"Many parents are concerned about the imposition of an extreme LGBT ideology on our children through the education system. We are also concerned about a government that wants to bring in legislation that allows for gender re-assignment for children under 16 without their parents' consent ... they want to bring in a radical relationship and sexuality program, which seems like a window into perversion. They want to impose this as an ideology", Kelly, who also spoke at Saturday's "March for Innocence" protest in Dublin, said.
According to the politician, parents faced "wake up call" earlier in July when it came out that the minister for children was pictured at a Pride March in Dublin in 2018 with Peter Tatchell, who has been accused of trying to promote paedophilia over the last three decades. Kelly added that the Irish Freedom Party and the Irish people would not tolerate under any circumstances the imposition of a programme or legal framework that is either soft or actually promotes paedophilia through the country's legal system or through its schools.
"As parents, we have the natural right and in the constitution to be guardians and protectors of our children, so we will not allow this radical government to impose this on our children against the wishes of us, the parents, the natural guardians of our children", Kelly added.
Commenting on the minister's remark regarding his links with Tatchell, Kelly said that O'Gormans claim of ignorance made little sense, adding that the official's branding of those criticising him as "far right" and "homophobes" was also unacceptable.
"O'Gorman has really just resorted to name calling online, saying 'oh you are a homophobe' towards those questioning him ... but one of the speakers at the march on Saturday, Paddy Manning, is a gay man but he is disgusted by the idea of promoting paedophilia. So it is crucial that concerned parents stand up and protect their children against the imposing of this perverse ideology on children", the politician added.
Tatchell himself has consistently proven to be a controversial figure worldwide following repeated incidents where he has appeared to endorse sexual activity with children, having written in the Guardian in 1997 in defence of a book, "Dares to Speak," that it was "courageous" for challenging "the assumption that all sex involving children and adults is abusive."
The Australian-born activist has also repeatedly called for the age of consent in the UK to be lowered to 14, having written an obituary in 1998 for the co-founder of the now defunct "Paedophile Information Exchange" (PIE), Ian Dunn. Tatchell is also the author of an essay appearing in the book "Betrayal of Youth" published by then PIE member Warren Middleton, although he has since claimed he was unaware of Middleton's affiliations.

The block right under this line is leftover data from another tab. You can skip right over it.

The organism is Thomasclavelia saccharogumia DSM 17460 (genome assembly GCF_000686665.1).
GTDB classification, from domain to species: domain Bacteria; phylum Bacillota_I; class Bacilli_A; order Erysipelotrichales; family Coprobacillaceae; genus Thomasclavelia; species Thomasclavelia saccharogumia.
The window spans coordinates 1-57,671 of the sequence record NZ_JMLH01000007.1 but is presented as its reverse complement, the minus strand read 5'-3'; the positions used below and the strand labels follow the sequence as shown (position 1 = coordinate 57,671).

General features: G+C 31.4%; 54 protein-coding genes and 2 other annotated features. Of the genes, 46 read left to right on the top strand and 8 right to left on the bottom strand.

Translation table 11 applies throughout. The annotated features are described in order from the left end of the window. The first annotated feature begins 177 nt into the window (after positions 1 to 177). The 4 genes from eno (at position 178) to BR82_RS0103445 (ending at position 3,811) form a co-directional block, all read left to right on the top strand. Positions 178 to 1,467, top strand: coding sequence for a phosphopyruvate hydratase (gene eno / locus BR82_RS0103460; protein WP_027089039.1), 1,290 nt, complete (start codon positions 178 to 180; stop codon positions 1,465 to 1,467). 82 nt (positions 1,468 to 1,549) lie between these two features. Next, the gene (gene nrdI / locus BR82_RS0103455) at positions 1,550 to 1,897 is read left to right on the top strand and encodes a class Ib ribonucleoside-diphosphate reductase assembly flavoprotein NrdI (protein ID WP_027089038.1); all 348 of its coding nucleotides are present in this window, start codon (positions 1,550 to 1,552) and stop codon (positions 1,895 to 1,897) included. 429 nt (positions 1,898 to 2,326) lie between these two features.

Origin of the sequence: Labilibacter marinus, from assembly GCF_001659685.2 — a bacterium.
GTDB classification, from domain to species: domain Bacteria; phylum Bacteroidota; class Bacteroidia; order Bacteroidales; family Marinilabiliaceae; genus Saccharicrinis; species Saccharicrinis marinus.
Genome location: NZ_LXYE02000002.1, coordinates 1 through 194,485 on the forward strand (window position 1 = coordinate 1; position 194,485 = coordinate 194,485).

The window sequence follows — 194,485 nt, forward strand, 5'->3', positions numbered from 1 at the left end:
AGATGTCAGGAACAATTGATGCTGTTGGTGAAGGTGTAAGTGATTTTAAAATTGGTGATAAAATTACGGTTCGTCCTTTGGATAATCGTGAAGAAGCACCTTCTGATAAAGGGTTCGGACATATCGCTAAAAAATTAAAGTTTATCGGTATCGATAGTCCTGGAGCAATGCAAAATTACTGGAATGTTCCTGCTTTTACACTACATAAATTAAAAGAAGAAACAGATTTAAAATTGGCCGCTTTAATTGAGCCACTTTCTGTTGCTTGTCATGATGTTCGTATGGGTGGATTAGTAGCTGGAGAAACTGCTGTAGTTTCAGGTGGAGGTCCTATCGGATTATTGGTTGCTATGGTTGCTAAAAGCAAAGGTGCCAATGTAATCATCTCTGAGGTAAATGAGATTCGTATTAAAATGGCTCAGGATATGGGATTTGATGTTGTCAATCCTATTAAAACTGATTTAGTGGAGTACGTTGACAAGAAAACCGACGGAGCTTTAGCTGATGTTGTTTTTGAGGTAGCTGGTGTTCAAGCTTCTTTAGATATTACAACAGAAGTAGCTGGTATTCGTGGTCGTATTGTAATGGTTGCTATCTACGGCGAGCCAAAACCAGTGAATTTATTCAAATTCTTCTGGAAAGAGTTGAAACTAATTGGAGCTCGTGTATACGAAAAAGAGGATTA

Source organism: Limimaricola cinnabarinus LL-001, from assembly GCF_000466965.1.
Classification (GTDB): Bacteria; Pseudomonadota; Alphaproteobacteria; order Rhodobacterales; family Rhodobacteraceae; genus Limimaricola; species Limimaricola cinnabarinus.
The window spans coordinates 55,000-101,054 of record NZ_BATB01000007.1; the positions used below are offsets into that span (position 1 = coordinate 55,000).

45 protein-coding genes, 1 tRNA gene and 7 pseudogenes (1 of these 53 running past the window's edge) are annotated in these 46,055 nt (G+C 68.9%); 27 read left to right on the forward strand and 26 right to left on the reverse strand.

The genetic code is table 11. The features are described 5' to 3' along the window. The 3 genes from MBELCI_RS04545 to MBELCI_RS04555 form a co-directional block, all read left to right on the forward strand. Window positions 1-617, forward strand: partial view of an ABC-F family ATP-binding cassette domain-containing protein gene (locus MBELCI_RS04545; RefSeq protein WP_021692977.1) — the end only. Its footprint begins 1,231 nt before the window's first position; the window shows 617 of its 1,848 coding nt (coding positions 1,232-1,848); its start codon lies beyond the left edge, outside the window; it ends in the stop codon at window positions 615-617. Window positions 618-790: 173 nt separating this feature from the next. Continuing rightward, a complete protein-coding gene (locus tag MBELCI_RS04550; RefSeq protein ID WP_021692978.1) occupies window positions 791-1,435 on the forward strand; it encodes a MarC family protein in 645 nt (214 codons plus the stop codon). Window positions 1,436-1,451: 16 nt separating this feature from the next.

For his part, O'Gorman, wrote on Twitter last week that he had only met Tatchell "once and took a photo," claiming he was "surprised to read some the quotes from the 90s, which I had not read before" adding that "any of those views would be completely abhorrent to me" and that Tatchell had since "clarified" that "what is being alleged isn't his view."
Meanwhile, according to Tatchell, his controversial Guardian letter "was edited", but he still opposes any form of paedophilia, stressing that sex with children was unacceptable.
"My Guardian letter in 1997 was edited but it still says sex with children is 'impossible to condone'. This means I oppose and condemn it. Adults should never have sex with children. Paedophilia disgusts me", he said, adding that he would not have written Ian Dunn's obituary if knew about his links with paedophile organisations, while his remarks about the age of consent were "grossly misrepresented on social media."
The activist stated that he had been always supporting victims of child sex abuse and participating in justice campaigns for them.
"They would not have accepted my support if they thought I was sympathetic to paedophilia. I have also proposed new ideas to help combat child sex abuse, including in schools, giving pupils the knowledge, skills and confidence to refuse sex and report abusers", Tatchell noted.
Protesters gathered in Dublin last Saturday to call for the resignation of the minister following the recent exposure of his apparent links with Tatchell. According to the politician, O'Gorman's connection with the activist was entirely inappropriate given his past in allegedly "condoning paedophilia," in the process blasting government plans to introduce new educational programs alongside laws that will make it easier for minors to legally change their gender.
The new coalition government of Fianna Fail, Fine Gael and the Green Party have plans to introduce legislation to make it easier for teenagers to change their gender, which was proposed last month. Under the existing Programme for Government (POG) between the coalition parties, legislators will now "remove the need for a person aged 16 and 17 years to have two specialist reports before they can apply for legal gender recognition, by providing for self-declaration, with parental consent and by making mediation available on a voluntary basis." The POG also promises to introduce an "an inclusive programme on LGBTI+ relationships" at the primary school level and onward.